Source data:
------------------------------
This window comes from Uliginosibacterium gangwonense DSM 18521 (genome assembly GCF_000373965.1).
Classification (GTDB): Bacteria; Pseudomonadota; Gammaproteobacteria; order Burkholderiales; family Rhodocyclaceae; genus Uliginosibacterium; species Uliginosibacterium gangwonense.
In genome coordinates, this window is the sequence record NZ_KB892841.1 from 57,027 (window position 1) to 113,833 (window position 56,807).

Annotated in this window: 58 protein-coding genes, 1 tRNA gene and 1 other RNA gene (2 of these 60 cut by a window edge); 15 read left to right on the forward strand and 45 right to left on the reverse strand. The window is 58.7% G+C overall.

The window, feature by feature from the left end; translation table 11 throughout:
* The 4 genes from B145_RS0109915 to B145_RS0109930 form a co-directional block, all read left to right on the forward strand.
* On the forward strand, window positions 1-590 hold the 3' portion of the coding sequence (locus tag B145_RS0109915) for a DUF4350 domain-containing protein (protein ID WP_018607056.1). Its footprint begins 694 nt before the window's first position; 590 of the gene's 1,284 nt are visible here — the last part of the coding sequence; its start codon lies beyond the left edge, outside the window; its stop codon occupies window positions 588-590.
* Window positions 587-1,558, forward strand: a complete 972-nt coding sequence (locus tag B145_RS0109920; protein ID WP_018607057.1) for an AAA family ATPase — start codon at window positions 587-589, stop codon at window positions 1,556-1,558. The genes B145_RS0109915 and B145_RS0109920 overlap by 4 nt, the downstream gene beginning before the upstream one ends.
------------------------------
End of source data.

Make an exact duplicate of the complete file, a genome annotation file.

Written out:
This window comes from Uliginosibacterium gangwonense DSM 18521 (genome assembly GCF_000373965.1).
Classification (GTDB): Bacteria; Pseudomonadota; Gammaproteobacteria; order Burkholderiales; family Rhodocyclaceae; genus Uliginosibacterium; species Uliginosibacterium gangwonense.
In genome coordinates, this window is the sequence record NZ_KB892841.1 from 57,027 (window position 1) to 113,833 (window position 56,807).

Annotated in this window: 58 protein-coding genes, 1 tRNA gene and 1 other RNA gene (2 of these 60 cut by a window edge); 15 read left to right on the forward strand and 45 right to left on the reverse strand. The window is 58.7% G+C overall.

The window, feature by feature from the left end; translation table 11 throughout:
* The 4 genes from B145_RS0109915 to B145_RS0109930 form a co-directional block, all read left to right on the forward strand.
* On the forward strand, window positions 1-590 hold the 3' portion of the coding sequence (locus tag B145_RS0109915) for a DUF4350 domain-containing protein (protein ID WP_018607056.1). Its footprint begins 694 nt before the window's first position; 590 of the gene's 1,284 nt are visible here — the last part of the coding sequence; its start codon lies beyond the left edge, outside the window; its stop codon occupies window positions 588-590.
* Window positions 587-1,558, forward strand: a complete 972-nt coding sequence (locus tag B145_RS0109920; protein ID WP_018607057.1) for an AAA family ATPase — start codon at window positions 587-589, stop codon at window positions 1,556-1,558. The genes B145_RS0109915 and B145_RS0109920 overlap by 4 nt, the downstream gene beginning before the upstream one ends.